Women scientists have to contend with domestic chores -- do them or delegate them -- just like everybody else. But unlike other professions where work is often restricted to business hours, "lab sciences can be 24/7," says Cathy Trower, research director of Harvard University's Collaborative on Academic Careers in Higher Education. "Those who are on the tenure track do many things: teach, mentor, serve on committees, bring in grant dollars, publish in journals, and keep up with the latest in their field." At the nation's top universities, scientists work nearly 60-hour weeks on average, regardless of gender. How many household tasks a woman scientist opts to do determines how much time she has left over for leisure activities, or to focus on family.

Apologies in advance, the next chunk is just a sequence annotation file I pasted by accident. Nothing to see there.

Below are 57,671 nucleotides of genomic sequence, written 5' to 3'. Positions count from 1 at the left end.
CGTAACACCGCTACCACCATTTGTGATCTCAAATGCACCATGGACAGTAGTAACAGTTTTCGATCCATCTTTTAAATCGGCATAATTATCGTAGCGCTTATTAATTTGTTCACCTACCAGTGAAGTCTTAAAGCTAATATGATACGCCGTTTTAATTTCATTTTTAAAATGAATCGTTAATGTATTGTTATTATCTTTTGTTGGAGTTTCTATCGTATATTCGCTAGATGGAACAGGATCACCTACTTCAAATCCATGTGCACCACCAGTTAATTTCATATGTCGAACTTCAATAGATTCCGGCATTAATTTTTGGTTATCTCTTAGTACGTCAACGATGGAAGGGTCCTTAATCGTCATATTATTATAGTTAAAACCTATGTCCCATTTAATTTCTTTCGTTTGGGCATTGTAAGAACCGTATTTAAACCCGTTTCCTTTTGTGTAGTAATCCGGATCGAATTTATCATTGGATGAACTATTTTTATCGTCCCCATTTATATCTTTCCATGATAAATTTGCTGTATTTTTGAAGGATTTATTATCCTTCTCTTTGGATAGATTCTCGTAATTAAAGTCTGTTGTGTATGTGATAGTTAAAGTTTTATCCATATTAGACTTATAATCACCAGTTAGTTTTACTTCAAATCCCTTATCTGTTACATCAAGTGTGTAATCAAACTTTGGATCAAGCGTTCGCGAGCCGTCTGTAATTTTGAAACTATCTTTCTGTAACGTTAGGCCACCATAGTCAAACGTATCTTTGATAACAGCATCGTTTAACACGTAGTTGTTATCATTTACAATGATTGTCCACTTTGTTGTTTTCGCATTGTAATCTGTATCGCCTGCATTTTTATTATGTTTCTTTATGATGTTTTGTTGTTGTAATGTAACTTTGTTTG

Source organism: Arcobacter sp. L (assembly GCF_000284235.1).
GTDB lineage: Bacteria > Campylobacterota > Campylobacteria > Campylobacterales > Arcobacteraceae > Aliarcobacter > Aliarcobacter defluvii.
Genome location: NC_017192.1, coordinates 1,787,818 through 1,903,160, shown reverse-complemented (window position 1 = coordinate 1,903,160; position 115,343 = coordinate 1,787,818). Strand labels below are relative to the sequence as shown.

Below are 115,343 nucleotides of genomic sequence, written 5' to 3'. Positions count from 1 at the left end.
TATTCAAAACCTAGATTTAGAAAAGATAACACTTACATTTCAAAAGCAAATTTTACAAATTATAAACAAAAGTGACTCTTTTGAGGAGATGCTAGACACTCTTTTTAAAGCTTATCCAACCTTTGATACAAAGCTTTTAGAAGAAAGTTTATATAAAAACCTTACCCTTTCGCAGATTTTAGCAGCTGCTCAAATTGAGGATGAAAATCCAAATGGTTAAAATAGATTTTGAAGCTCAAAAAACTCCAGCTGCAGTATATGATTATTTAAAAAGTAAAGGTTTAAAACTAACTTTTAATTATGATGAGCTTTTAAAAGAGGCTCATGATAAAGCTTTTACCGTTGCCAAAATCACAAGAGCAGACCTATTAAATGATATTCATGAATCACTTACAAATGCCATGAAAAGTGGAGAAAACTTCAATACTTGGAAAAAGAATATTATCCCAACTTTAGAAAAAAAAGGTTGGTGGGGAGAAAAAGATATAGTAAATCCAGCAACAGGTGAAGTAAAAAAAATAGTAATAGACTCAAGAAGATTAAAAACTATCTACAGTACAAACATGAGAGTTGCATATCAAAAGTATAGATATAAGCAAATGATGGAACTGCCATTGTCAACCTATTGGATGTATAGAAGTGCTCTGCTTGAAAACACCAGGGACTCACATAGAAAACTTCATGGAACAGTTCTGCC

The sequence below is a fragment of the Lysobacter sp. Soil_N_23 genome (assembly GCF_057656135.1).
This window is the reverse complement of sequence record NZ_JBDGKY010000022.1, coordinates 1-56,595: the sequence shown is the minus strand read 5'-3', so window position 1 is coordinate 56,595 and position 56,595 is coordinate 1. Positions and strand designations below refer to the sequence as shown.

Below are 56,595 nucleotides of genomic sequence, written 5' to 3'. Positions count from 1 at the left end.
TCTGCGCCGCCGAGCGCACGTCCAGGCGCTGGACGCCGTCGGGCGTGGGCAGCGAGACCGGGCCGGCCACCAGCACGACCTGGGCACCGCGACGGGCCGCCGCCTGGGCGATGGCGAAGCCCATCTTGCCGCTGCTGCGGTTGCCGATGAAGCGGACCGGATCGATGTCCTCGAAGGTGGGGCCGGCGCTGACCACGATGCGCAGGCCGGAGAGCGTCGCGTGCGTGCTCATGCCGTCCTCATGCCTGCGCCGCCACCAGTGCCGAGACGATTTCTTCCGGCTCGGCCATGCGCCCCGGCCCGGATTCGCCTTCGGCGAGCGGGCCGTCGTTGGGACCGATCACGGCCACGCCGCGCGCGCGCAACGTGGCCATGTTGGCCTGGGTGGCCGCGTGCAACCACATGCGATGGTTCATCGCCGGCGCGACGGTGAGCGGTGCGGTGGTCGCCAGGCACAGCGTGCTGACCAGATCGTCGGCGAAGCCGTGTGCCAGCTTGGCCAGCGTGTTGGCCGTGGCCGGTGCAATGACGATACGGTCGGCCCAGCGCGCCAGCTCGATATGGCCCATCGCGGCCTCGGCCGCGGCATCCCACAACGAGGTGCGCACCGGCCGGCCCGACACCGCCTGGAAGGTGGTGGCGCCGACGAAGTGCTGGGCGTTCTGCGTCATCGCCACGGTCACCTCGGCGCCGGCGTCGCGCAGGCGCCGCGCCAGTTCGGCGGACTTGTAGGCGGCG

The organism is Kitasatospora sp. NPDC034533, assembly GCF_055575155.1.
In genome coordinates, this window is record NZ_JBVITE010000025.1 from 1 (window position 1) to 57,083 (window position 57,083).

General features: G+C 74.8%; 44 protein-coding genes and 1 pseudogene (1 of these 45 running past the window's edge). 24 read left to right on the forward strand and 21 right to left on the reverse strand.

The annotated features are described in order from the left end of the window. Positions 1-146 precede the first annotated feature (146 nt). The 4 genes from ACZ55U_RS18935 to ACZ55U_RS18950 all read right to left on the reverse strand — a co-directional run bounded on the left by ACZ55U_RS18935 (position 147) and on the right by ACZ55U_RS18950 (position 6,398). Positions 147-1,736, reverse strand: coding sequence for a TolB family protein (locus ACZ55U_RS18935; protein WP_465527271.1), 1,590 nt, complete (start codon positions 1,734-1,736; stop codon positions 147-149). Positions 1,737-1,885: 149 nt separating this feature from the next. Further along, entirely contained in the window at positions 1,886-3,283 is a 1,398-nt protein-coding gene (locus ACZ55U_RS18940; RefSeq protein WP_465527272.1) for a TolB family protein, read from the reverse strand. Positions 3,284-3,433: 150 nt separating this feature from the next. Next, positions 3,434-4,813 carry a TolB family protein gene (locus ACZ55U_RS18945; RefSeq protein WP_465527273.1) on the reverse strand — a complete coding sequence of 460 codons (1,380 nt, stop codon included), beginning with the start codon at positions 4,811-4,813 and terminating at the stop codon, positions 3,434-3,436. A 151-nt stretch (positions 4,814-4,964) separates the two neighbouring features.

Findings from a study by Stanford University's Clayman Institute for Gender Research in Palo Alto, California, which surveyed 1222 partnered tenured and tenure-track faculty respondents (910 men and 312 women), indicates why the division of domestic labor matters -- especially for women. Here, housework refers to traditionally feminine tasks such as cooking, cleaning, and doing the laundry. The survey, Housework Is an Academic Issue , estimates that housework consumes an average of 19.3 hours per week. Londa Schiebinger, the study's chief author, writes that women scientists do nearly twice the amount of housework as their male counterparts: 54% for women compared with 28% for men. These numbers, all self-reported, point to one thing: Housework is a major time sink for scientists, especially women.